Mr. Higgs’ remarks to Brunswick News as reported on August 14 is right on the money. For decades that has been a message echoed by some of the most qualified leaders in the system in New Brunswick. Indeed, as the system has stumbled since the initial reforms of 1992, the issue of politics in the system has come up over and over and has been a source of major discouragement to many wonderful clinicians and administrators. When you have trained for anywhere from 4 years to 15 years to become the best you can be, the last thing you want to see is inconsistent direction, over-concern for photo-ops and tactics that respond to symptoms without solving real problems.
Many seasoned observers describe the Canadian health system as the third rail in Canadian politics; that is, the politics of the system is so powerful that governments deal with issues very gingerly. That was ever so obvious in the 1990’s when the great work initiated by the McKenna government became the target of would-be politicians who wanted to get elected. Changing the direction of anything in health care is challenging and cannot happen by issuing edicts or policies or election promises. Once the announcements are made, the hard work begins, work that involves responding to angry people, professionals or the public, showing people a better way when they didn’t know a better way was necessary.
The system in New Brunswick, at this time, does not enjoy the level of respect that it should enjoy. The recurring issues of Primary Care, Long Term Care, Nursing and Human Resources Issues, Rural Health Care, Emergency Transport and Management, excessive wait times for everything cause cynicism and frustration. These, combined with questions around patient focus, have many professionals, the public, the unions, and caregivers in such a state that the need for making a case for reform is academic; they all know it. What is not commonly agreed on is how to fix all the elements that people know are broken.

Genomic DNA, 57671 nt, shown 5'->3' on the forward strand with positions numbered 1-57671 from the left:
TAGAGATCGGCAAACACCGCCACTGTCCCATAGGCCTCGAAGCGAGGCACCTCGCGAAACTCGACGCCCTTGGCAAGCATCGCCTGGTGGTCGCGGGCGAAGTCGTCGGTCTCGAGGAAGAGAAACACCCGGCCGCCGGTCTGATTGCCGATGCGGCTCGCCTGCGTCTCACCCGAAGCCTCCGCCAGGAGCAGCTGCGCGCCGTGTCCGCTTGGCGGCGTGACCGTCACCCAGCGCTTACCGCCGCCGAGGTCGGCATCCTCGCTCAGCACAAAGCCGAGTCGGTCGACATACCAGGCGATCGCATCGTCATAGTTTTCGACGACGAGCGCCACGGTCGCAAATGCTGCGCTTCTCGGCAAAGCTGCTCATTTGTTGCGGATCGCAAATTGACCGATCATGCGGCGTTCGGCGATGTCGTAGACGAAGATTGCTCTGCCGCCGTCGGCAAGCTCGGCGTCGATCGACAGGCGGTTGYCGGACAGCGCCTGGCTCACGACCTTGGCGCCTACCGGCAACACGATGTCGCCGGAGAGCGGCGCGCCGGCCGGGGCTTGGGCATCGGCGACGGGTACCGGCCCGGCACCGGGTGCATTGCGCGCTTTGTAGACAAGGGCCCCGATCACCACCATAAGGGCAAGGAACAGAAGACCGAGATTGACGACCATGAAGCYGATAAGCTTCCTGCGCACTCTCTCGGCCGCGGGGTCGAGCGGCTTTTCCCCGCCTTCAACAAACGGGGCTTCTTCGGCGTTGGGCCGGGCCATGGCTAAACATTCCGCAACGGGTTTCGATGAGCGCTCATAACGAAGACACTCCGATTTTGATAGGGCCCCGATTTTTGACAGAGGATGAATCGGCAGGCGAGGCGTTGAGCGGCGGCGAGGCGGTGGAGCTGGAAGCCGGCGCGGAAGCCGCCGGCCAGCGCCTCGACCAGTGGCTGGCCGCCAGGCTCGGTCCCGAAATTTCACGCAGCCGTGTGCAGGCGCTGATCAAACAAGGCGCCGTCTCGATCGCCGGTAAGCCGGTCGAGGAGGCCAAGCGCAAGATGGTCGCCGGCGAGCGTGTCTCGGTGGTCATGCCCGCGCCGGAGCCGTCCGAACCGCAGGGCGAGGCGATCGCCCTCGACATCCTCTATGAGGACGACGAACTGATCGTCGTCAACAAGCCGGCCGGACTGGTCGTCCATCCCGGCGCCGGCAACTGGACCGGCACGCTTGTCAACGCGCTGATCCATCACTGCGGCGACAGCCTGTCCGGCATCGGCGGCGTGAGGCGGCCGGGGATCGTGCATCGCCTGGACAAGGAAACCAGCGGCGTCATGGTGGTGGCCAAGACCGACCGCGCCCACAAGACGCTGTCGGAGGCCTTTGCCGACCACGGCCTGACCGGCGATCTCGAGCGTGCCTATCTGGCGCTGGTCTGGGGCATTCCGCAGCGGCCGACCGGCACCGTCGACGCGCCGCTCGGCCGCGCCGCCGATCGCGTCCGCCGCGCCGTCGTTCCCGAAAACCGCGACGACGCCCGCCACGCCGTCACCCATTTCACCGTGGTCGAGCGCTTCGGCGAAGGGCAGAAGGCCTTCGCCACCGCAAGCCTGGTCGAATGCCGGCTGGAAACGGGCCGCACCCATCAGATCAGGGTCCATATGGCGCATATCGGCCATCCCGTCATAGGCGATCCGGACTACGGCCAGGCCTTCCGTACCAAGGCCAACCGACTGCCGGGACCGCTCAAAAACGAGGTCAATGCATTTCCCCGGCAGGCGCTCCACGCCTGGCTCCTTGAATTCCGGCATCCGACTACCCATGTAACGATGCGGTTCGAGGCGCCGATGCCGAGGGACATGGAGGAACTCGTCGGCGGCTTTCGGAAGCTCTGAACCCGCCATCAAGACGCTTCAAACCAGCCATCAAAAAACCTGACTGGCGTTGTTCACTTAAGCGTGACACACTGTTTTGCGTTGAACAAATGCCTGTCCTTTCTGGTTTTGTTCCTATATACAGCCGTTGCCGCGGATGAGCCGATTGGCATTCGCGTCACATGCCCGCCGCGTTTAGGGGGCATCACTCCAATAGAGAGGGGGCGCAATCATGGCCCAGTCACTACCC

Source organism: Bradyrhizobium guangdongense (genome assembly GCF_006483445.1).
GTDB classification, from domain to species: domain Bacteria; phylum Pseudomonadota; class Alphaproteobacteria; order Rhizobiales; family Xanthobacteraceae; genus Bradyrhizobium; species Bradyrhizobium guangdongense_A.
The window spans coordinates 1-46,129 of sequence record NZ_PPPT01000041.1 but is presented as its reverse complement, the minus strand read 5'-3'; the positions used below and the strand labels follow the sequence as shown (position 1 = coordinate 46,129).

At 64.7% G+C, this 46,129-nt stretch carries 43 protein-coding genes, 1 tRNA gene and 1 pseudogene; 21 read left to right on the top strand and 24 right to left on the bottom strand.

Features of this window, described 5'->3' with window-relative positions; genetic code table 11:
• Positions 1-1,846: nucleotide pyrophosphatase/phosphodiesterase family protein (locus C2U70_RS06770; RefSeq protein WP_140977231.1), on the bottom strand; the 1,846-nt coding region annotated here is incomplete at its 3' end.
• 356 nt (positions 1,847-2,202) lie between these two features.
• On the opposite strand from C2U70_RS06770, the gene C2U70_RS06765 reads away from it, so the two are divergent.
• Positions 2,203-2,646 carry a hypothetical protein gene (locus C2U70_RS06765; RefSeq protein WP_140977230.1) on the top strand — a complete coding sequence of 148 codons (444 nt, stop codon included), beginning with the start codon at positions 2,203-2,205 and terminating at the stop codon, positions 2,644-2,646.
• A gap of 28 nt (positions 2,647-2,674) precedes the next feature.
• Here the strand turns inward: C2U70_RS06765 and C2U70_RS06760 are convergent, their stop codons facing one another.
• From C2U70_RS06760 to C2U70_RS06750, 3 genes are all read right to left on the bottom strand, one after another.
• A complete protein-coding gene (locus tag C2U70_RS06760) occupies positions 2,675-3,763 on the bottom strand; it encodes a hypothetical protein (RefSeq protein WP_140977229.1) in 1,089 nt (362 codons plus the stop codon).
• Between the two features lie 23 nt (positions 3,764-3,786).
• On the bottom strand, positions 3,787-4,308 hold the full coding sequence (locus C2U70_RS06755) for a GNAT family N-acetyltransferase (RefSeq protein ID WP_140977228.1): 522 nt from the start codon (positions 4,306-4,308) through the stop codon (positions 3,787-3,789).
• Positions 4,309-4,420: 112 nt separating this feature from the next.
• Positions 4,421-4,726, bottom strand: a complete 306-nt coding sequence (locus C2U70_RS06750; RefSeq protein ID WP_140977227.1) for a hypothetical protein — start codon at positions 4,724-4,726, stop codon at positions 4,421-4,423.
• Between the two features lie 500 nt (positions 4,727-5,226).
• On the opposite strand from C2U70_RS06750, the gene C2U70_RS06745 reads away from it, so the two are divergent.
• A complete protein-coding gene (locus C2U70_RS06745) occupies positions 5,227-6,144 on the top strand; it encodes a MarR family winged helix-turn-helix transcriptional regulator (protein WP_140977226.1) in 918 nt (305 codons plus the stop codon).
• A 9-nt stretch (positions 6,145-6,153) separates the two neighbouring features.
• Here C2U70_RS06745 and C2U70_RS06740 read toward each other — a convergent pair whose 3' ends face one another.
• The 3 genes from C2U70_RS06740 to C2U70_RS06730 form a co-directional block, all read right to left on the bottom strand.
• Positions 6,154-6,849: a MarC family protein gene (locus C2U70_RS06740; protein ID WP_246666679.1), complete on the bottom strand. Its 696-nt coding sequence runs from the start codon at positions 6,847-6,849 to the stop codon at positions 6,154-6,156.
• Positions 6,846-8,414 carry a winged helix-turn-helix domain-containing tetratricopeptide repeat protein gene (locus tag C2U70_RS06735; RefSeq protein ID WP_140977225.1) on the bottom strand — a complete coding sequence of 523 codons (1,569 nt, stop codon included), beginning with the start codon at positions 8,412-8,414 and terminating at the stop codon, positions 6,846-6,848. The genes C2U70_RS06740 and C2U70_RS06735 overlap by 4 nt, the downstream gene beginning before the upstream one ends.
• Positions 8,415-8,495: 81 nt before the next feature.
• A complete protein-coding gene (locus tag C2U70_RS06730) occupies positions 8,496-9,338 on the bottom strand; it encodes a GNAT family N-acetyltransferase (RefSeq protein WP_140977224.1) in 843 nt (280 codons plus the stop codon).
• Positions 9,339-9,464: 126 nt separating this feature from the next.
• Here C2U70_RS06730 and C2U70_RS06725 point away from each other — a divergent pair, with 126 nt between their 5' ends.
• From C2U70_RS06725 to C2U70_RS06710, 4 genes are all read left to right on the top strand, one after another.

Mr. Higgs is correct in calling for some mechanism that will bring the major political parties together on a path forward. There are so many issues whose roots run so deep that almost any solution put forward looks good; at least it would be better than years of inaction by all governments. Whether Tories, Grits, or anyone else is in power, the issues are the same and require immediate solutions. Neither party has had a corner on wise direction on the health and long-term care file for 25 years. So, the professionals and the public are saying to the politicians of all colors: stop, get in the same room and fix the issues that you have created! Just do it!
So why is it all so political? And why do substantive decisions keep getting kicked down the road?
First, there is the power and influence of interest groups. Each profession and vocational group in health and long-term care services has a body that is said to represent the interests of their sector. The Medical Society has, for years, been powerful and highly influential. The group that they represent is not at all homogeneous by virtue of training, specialty, compensation models and more. Family doctors in 2021 are trained in a manner quite different from the family doctor trained in the 1970’s. Similarly with surgery in which, unlike the old days, there are many surgical specialties and subspecialties. There are some specialties that tend to lend themselves to “regular office hours” while others require many hours per week, long days, and elaborate call schedules.
All physicians are not compensated similarly, either, which creates a whole level of complexity. Some hold the conventional fee for service method of payment as the holy grail while others prefer the more regulated salary system that may also involve attractive fringe benefit packages and retirement plan. The Medical Society, in participating in discussions of fixing broken health systems, has to be careful about how to proceed and how aggressively to proceed. The wrong words wrongly interpreted can anger many loyal members.